The People’s Choice is the left-leaning political grouping, organised locally for local people. It is not the specifically aligned to the Labour Party, but includes candidates who are members of the Labour Party (and other left-aligned political parties).
I chose to run under the People’s Choice banner for a number of reasons:
- The People’s Choice policies align with my own views on how Council should engage with community, youth, iwi; and its approach to housing, transport, and the environment
- Having the support of a collective has been invaluable to me as an aspiring politician – I have had amazing encouragement and mentoring from my team. I am not sure how I would have navigated the whole process without my buddies there to help me along the way – particularly my running mates Glenn Livingstone (current Burwood Councillor) and Greg Sugrue (newbie candidate for Burwood like me)
- I went through a rigorous selection process for People’s Choice, as did my fellow candidates – we were put through our paces, and as a result we have a group of high-quality candidates who know their stuff, and know how to engage with their communities
- I am a member of the Labour Party, and I want to be really clear about that as a candidate – Labour’s values are my values
As the campaign has progressed, my opponents have specifically called out that they are “independent” and I am not, which in their minds makes them better candidates. But let’s work through the logic of that argument.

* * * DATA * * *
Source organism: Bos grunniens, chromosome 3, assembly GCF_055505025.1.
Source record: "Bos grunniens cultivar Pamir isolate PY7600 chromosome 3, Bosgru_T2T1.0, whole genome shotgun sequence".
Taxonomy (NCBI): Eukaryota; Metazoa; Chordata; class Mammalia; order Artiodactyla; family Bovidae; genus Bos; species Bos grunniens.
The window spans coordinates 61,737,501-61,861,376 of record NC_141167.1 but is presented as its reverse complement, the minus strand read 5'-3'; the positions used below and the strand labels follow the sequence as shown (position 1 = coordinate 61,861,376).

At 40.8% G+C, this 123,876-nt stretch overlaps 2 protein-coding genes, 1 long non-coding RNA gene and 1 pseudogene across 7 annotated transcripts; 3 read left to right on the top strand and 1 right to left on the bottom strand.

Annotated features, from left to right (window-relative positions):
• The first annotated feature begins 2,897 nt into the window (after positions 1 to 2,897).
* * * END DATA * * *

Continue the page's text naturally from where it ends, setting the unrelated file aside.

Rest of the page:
My politics are clear – you can go to the People’s Choice website and see what my policies on the various important local issues are. This doesn’t mean that I would blindly follow these policies without consideration for what is best for my Ward. They are a framework of principles that I can use to make good decisions, not a prescriptive list of “musts” to be rigidly adhered to.
The other argument I’ve heard from my opponents is that “politics should be kept out of the Community Board”. This baffles me. I am standing for political office, via an election. This is the definition of politics. I can only assume that what my opponents really mean is that central and local government politics should be kept separate. But the reality is that most candidates are aligned to a political party – we all vote in central government elections (I assume so anyway!). And I also know that some are members of other political parties. I just chose to be more upfront about my politics.
What surprises me the most is that my opponents have spent as much time complaining about the People’s Choice as they have explaining their own policies. To my opponents running for Community Board I say – read the People’s Choice policies and tell me (and your community) which of these you disagree with and why. Then we can talk.